3. Results and Discussion

3.1. Results of Running the Middleware in the RTU. To validate the middleware operation in the RTU, we have performed a remote access to the concentrator through SCADA, and we have produced a sequence of 50 queries to all nodes of the WSN. Each query should get just the analog value of the temperature (with a 16 bit size) of each sensor node. For validation, we have used a WSN with 1 cluster head and 4 end nodes, as shown in Figure 8. Two parameters have been analyzed in these tests: the correctness and the response time of queries. These parameters which have been obtained by the queries in the WSN were compared with the same parameters which have been obtained by the queries performed earlier in the low voltage (power) switchgears. Currently, the low voltage (power) switchgears are already monitored by SCADA, in the substation, and this monitoring has been validated and it has proved to be quite a satisfactory operation.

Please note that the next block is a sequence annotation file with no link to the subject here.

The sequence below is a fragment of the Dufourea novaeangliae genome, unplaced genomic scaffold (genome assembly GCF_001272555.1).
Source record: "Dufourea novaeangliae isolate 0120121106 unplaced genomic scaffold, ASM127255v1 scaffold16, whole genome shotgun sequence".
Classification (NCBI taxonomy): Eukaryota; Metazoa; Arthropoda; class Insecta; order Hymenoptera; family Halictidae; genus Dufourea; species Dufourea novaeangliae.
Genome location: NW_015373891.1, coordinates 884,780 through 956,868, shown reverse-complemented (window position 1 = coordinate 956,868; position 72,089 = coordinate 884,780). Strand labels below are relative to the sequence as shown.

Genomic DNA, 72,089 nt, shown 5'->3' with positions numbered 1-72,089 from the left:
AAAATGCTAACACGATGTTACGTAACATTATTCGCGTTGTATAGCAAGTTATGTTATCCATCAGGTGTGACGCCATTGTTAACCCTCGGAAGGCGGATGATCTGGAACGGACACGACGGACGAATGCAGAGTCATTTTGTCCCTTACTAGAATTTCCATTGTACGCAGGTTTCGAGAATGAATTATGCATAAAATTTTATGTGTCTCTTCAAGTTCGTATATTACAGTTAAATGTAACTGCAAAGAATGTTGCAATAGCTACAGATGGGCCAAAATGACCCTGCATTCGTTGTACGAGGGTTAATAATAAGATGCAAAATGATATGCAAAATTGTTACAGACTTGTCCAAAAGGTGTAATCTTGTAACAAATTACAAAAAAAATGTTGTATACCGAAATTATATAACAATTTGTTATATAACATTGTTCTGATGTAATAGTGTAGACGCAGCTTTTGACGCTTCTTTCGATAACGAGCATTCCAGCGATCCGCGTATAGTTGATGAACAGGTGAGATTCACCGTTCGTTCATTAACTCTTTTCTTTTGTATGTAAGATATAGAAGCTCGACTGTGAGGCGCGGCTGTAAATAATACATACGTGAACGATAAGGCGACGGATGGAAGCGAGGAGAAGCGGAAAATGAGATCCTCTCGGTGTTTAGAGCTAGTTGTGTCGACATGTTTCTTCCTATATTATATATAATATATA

We have created a script to perform the queries automatically, and we have stored the query answers in the log files. A timestamp field has been added in each query packet to record the response time of the queries, and the correctness is analyzed by comparing the correct value of the measurements. In Figure 9, a piece of the log file content is presented. In the piece of the code, we can observe the time stamp which is represented by the date and time, the identifier of the sensor node, represented by the field "ID" and the sent and received data packets.

Based on comparison of the LPS (low power switchgear) and WSN query log files, the response time and correctness graphics are presented in Figures 10 and 11, respectively.